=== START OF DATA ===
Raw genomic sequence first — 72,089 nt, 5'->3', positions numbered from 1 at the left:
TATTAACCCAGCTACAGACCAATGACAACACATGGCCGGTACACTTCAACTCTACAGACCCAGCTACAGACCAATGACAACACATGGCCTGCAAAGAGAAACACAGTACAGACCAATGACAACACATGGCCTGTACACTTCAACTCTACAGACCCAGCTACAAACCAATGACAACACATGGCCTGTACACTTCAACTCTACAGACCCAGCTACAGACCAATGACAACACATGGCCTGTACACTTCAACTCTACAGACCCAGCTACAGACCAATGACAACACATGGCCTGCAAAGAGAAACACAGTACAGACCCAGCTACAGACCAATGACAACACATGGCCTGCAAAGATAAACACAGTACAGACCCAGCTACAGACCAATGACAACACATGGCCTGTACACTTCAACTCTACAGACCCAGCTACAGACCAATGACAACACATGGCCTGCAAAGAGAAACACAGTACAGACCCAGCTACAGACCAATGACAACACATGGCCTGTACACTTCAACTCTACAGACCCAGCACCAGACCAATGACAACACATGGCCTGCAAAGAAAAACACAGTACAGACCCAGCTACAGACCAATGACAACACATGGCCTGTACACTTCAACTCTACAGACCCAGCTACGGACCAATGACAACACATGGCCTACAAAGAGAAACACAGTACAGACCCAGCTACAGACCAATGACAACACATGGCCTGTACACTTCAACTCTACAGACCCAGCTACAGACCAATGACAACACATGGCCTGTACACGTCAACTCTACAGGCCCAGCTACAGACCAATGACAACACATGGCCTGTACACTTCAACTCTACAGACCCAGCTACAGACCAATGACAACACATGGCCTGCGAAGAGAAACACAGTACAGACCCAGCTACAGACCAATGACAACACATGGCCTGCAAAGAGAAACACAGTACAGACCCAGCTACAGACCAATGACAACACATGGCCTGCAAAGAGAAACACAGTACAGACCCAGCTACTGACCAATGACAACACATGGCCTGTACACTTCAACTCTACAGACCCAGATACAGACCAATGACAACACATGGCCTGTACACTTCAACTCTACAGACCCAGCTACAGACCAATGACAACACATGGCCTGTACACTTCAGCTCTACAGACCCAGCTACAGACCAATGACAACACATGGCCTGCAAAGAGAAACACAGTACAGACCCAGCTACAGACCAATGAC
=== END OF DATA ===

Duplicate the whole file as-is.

Raw genomic sequence first — 72,089 nt, 5'->3', positions numbered from 1 at the left:
TATTAACCCAGCTACAGACCAATGACAACACATGGCCGGTACACTTCAACTCTACAGACCCAGCTACAGACCAATGACAACACATGGCCTGCAAAGAGAAACACAGTACAGACCAATGACAACACATGGCCTGTACACTTCAACTCTACAGACCCAGCTACAAACCAATGACAACACATGGCCTGTACACTTCAACTCTACAGACCCAGCTACAGACCAATGACAACACATGGCCTGTACACTTCAACTCTACAGACCCAGCTACAGACCAATGACAACACATGGCCTGCAAAGAGAAACACAGTACAGACCCAGCTACAGACCAATGACAACACATGGCCTGCAAAGATAAACACAGTACAGACCCAGCTACAGACCAATGACAACACATGGCCTGTACACTTCAACTCTACAGACCCAGCTACAGACCAATGACAACACATGGCCTGCAAAGAGAAACACAGTACAGACCCAGCTACAGACCAATGACAACACATGGCCTGTACACTTCAACTCTACAGACCCAGCACCAGACCAATGACAACACATGGCCTGCAAAGAAAAACACAGTACAGACCCAGCTACAGACCAATGACAACACATGGCCTGTACACTTCAACTCTACAGACCCAGCTACGGACCAATGACAACACATGGCCTACAAAGAGAAACACAGTACAGACCCAGCTACAGACCAATGACAACACATGGCCTGTACACTTCAACTCTACAGACCCAGCTACAGACCAATGACAACACATGGCCTGTACACGTCAACTCTACAGGCCCAGCTACAGACCAATGACAACACATGGCCTGTACACTTCAACTCTACAGACCCAGCTACAGACCAATGACAACACATGGCCTGCGAAGAGAAACACAGTACAGACCCAGCTACAGACCAATGACAACACATGGCCTGCAAAGAGAAACACAGTACAGACCCAGCTACAGACCAATGACAACACATGGCCTGCAAAGAGAAACACAGTACAGACCCAGCTACTGACCAATGACAACACATGGCCTGTACACTTCAACTCTACAGACCCAGATACAGACCAATGACAACACATGGCCTGTACACTTCAACTCTACAGACCCAGCTACAGACCAATGACAACACATGGCCTGTACACTTCAGCTCTACAGACCCAGCTACAGACCAATGACAACACATGGCCTGCAAAGAGAAACACAGTACAGACCCAGCTACAGACCAATGAC